A former cai png stall owner who screwed up badly recounts his personal trials and tribulations

Updated: Apr 12



To begin, a little about myself… My parents used to own a cai png stall. But I pretty much destroyed everything and I’ve been reprimanding myself ever since.

Here's my long story…

When I was still studying in primary and secondary school, I would spend most of my time at the coffeeshop where my parents ran their cai png stall. My mom, a brilliant cook, obviously did all the cooking; my dad, on the other hand, was in charge of serving customers and cashiering duties. He also took care of all accounting related affairs and filed the stall's annual tax returns.

To those who are wondering, running a cai png store can be a rather lucrative business, that being said it very much depends on the size of its customer base as well as variety of items folks routinely order. Typical 2+1 meals will net you about $0.30-0.50 or so profit-wise. Different vegetables yield different margins. For example, the cost of procuring sweet potato leaves is cheaper than that of kangkong. Unsurprisingly selling meat, and of course, fish dishes (usually dory is served) do bump up your bottom line significantly. Take note though quite a fair bit of preparation time is involved as far as fish is concerned– imagine having to debone, slice and cook them. Hence more often than not my parents feel inclined to procure deboned ones from wholesalers; they may cost a little extra no doubt, but a hell lot of time is saved in the kitchen.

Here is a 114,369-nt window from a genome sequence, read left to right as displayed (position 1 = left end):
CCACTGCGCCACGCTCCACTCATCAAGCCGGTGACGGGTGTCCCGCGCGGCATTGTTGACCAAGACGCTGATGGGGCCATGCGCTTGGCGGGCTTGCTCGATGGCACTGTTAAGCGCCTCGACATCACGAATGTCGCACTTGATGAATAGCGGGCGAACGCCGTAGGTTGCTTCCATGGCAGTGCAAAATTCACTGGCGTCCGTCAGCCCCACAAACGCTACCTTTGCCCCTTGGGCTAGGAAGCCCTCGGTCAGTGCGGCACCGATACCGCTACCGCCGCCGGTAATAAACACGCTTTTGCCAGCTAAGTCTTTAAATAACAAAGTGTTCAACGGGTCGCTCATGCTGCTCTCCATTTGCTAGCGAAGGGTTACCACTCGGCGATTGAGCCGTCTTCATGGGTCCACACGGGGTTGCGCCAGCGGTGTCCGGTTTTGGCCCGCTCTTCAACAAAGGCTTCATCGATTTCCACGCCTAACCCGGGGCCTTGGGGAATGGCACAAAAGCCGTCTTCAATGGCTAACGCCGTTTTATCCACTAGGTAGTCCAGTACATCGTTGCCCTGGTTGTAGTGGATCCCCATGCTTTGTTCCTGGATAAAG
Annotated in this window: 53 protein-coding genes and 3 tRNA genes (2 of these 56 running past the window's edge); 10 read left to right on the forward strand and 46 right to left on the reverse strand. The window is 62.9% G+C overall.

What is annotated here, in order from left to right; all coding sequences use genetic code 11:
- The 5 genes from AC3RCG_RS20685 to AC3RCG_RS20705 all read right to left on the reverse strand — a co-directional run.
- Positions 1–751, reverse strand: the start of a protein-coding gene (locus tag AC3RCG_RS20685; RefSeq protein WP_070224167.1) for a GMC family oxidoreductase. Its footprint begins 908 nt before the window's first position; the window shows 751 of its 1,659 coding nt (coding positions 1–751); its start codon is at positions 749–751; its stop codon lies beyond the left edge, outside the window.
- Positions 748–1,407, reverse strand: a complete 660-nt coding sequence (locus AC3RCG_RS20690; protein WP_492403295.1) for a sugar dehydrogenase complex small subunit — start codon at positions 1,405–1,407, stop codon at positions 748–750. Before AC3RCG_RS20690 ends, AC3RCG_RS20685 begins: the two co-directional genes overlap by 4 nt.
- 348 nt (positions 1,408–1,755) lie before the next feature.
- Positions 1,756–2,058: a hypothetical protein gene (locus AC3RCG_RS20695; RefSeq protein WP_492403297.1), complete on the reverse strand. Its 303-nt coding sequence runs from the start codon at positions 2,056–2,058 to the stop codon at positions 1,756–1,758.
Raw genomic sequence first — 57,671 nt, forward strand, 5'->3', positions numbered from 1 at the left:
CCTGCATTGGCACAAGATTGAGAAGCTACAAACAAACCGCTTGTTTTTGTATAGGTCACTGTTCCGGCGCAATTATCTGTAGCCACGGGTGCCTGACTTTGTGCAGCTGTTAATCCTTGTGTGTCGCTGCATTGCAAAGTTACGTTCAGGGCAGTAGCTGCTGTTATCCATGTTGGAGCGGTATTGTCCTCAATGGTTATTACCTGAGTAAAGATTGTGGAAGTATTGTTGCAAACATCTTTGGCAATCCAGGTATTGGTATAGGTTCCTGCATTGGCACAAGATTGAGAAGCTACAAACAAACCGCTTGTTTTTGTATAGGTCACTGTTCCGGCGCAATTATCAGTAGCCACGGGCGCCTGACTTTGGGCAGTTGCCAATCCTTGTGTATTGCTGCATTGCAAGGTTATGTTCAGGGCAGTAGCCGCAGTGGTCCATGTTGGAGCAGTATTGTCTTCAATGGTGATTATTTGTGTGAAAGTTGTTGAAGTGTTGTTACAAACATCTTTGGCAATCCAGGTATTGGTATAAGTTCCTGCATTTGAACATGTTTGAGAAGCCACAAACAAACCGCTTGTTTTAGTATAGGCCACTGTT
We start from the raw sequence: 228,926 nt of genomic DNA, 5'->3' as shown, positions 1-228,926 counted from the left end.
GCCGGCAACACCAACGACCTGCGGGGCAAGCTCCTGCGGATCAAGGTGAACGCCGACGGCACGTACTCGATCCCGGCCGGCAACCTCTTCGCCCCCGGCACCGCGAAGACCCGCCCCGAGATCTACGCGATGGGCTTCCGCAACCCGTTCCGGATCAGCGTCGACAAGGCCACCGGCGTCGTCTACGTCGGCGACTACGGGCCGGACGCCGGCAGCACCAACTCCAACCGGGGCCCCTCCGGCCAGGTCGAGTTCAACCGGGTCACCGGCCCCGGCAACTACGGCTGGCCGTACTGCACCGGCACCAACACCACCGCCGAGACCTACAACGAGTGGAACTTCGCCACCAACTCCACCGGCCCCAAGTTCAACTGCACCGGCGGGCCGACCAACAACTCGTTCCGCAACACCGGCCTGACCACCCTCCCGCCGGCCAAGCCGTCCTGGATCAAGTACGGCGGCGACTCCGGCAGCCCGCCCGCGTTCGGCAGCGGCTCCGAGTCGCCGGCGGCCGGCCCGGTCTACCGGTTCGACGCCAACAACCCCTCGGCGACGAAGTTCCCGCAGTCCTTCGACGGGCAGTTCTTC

Anyways, my family's cai png business fared pretty well since it was strategically located near bustling office and residential districts. Blue-collar workers usually ordered 2+1 set meals; white-collar workers typically opted for 3+1 set meals.

Additional reasons as to why our cai png business was profitable back then, as mentioned earlier, were my mom being a great cook – therefore her food was always top-notch and consistently tasty, not forgetting my father who was an extraordinary marketer and maestro at socializing. Introduce a stranger to him and they could end up becoming best pals chatting for hours. Because he was able to converse with others so darn well, customers could be quite easily coaxed into choosing the more expensive dishes or ordering greater quantities. He was indeed THAT good.